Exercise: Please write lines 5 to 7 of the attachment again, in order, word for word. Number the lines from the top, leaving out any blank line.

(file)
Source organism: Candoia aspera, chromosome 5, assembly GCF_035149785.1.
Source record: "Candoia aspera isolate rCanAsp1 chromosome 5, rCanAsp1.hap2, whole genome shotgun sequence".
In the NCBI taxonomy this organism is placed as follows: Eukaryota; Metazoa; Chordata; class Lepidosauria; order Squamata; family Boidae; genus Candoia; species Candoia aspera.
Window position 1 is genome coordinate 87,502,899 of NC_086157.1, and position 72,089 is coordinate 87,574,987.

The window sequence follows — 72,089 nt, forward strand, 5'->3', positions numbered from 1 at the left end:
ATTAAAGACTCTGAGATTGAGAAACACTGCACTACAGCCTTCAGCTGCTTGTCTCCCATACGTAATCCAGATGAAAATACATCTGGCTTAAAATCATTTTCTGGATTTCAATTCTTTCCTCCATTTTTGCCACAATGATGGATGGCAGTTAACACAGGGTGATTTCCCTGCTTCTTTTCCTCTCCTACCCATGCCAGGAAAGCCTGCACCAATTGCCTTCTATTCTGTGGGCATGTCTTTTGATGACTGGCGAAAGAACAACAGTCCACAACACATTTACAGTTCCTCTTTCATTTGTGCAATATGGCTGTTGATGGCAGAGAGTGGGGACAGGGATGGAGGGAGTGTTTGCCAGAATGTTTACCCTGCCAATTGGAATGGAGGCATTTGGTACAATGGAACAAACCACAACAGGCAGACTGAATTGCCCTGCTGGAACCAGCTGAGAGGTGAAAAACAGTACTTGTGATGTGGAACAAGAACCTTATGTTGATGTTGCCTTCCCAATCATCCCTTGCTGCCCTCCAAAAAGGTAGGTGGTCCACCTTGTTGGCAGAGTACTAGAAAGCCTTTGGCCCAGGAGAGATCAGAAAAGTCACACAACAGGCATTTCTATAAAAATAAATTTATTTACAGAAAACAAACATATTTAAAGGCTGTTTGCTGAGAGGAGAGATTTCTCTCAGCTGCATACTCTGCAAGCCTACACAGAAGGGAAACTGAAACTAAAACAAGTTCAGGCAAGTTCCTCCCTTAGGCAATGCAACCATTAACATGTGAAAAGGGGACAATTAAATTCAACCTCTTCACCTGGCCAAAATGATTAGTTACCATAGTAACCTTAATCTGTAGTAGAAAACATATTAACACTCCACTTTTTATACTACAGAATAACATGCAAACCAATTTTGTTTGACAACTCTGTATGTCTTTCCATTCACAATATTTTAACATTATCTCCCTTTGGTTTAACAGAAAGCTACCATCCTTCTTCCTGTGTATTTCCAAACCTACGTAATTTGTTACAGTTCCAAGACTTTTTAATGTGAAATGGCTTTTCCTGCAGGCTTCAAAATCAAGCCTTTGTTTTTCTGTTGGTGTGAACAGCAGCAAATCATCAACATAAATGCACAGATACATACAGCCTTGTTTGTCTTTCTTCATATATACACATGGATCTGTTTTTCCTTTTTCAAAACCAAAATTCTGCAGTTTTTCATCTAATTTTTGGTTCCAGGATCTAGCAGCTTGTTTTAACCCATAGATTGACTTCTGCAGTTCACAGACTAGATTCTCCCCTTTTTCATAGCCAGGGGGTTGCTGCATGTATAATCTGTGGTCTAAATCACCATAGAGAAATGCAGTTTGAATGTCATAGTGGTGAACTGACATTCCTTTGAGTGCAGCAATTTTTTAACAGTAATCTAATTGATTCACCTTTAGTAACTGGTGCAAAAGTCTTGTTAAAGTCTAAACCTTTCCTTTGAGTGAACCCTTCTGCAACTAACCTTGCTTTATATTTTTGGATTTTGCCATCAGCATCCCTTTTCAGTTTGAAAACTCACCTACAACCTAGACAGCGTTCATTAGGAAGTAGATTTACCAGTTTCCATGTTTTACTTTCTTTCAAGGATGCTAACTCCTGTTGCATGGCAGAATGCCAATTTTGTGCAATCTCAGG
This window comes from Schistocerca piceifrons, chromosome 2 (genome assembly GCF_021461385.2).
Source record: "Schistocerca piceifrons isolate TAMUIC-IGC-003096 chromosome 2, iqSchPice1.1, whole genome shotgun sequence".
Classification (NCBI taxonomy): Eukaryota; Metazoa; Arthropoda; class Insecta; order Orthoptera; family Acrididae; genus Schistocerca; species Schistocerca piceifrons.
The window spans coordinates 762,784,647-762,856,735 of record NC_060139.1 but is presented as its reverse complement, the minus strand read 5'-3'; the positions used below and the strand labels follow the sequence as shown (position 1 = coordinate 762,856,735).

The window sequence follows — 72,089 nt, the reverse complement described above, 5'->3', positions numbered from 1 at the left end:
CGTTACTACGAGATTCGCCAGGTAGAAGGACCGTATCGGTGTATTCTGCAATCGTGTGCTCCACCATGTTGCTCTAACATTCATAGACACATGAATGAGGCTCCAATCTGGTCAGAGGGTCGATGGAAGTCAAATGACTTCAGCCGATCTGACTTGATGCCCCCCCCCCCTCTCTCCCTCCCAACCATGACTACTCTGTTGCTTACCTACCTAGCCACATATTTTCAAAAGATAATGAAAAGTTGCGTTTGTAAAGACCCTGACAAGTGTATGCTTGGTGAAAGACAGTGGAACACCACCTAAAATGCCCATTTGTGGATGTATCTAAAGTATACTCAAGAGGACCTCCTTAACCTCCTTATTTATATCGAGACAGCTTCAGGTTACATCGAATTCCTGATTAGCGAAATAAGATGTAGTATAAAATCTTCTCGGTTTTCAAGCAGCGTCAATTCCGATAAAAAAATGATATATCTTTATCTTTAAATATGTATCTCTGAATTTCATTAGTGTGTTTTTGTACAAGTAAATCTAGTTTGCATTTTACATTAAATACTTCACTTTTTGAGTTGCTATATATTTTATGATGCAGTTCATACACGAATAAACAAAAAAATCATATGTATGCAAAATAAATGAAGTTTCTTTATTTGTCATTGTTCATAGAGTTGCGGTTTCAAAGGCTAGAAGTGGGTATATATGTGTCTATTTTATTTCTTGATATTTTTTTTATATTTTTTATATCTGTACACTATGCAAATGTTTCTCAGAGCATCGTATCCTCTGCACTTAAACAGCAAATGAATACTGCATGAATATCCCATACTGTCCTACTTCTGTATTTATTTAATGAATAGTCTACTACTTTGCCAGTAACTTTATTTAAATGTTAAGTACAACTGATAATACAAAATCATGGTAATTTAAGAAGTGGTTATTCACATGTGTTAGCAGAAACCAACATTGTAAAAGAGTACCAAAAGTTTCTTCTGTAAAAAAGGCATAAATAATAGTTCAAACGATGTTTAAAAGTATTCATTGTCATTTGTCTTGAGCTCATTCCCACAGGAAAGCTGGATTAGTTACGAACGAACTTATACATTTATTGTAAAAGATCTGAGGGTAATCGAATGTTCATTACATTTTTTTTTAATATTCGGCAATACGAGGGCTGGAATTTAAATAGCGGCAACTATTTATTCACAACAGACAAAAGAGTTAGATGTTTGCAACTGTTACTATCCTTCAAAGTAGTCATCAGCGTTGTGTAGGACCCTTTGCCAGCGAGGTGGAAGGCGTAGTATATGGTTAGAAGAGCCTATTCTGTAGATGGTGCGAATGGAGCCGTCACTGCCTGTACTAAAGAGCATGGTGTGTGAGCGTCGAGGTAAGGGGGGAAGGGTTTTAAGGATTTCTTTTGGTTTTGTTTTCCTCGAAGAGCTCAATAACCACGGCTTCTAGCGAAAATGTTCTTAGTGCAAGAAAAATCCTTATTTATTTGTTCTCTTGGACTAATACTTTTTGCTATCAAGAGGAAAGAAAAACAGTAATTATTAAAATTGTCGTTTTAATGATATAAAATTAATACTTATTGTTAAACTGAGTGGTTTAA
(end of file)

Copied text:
The window sequence follows — 72,089 nt, forward strand, 5'->3', positions numbered from 1 at the left end:
ATTAAAGACTCTGAGATTGAGAAACACTGCACTACAGCCTTCAGCTGCTTGTCTCCCATACGTAATCCAGATGAAAATACATCTGGCTTAAAATCATTTTCTGGATTTCAATTCTTTCCTCCATTTTTGCCACAATGATGGATGGCAGTTAACACAGGGTGATTTCCCTGCTTCTTTTCCTCTCCTACCCATGCCAGGAAAGCCTGCACCAATTGCCTTCTATTCTGTGGGCATGTCTTTTGATGACTGGCGAAAGAACAACAGTCCACAACACATTTACAGTTCCTCTTTCATTTGTGCAATATGGCTGTTGATGGCAGAGAGTGGGGACAGGGATGGAGGGAGTGTTTGCCAGAATGTTTACCCTGCCAATTGGAATGGAGGCATTTGGTACAATGGAACAAACCACAACAGGCAGACTGAATTGCCCTGCTGGAACCAGCTGAGAGGTGAAAAACAGTACTTGTGATGTGGAACAAGAACCTTATGTTGATGTTGCCTTCCCAATCATCCCTTGCTGCCCTCCAAAAAGGTAGGTGGTCCACCTTGTTGGCAGAGTACTAGAAAGCCTTTGGCCCAGGAGAGATCAGAAAAGTCACACAACAGGCATTTCTATAAAAATAAATTTATTTACAGAAAACAAACATATTTAAAGGCTGTTTGCTGAGAGGAGAGATTTCTCTCAGCTGCATACTCTGCAAGCCTACACAGAAGGGAAACTGAAACTAAAACAAGTTCAGGCAAGTTCCTCCCTTAGGCAATGCAACCATTAACATGTGAAAAGGGGACAATTAAATTCAACCTCTTCACCTGGCCAAAATGATTAGTTACCATAGTAACCTTAATCTGTAGTAGAAAACATATTAACACTCCACTTTTTATACTACAGAATAACATGCAAACCAATTTTGTTTGACAACTCTGTATGTCTTTCCATTCACAATATTTTAACATTATCTCCCTTTGGTTTAACAGAAAGCTACCATCCTTCTTCCTGTGTATTTCCAAACCTACGTAATTTGTTACAGTTCCAAGACTTTTTAATGTGAAATGGCTTTTCCTGCAGGCTTCAAAATCAAGCCTTTGTTTTTCTGTTGGTGTGAACAGCAGCAAATCATCAACATAAATGCACAGATACATACAGCCTTGTTTGTCTTTCTTCATATATACACATGGATCTGTTTTTCCTTTTTCAAAACCAAAATTCTGCAGTTTTTCATCTAATTTTTGGTTCCAGGATCTAGCAGCTTGTTTTAACCCATAGATTGACTTCTGCAGTTCACAGACTAGATTCTCCCCTTTTTCATAGCCAGGGGGTTGCTGCATGTATAATCTGTGGTCTAAATCACCATAGAGAAATGCAGTTTGAATGTCATAGTGGTGAACTGACATTCCTTTGAGTGCAGCAATTTTTTAACAGTAATCTAATTGATTCACCTTTAGTAACTGGTGCAAAAGTCTTGTTAAAGTCTAAACCTTTCCTTTGAGTGAACCCTTCTGCAACTAACCTTGCTTTATATTTTTGGATTTTGCCATCAGCATCCCTTTTCAGTTTGAAAACTCACCTACAACCTAGACAGCGTTCATTAGGAAGTAGATTTACCAGTTTCCATGTTTTACTTTCTTTCAAGGATGCTAACTCCTGTTGCATGGCAGAATGCCAATTTTGTGCAATCTCAGG
This window comes from Schistocerca piceifrons, chromosome 2 (genome assembly GCF_021461385.2).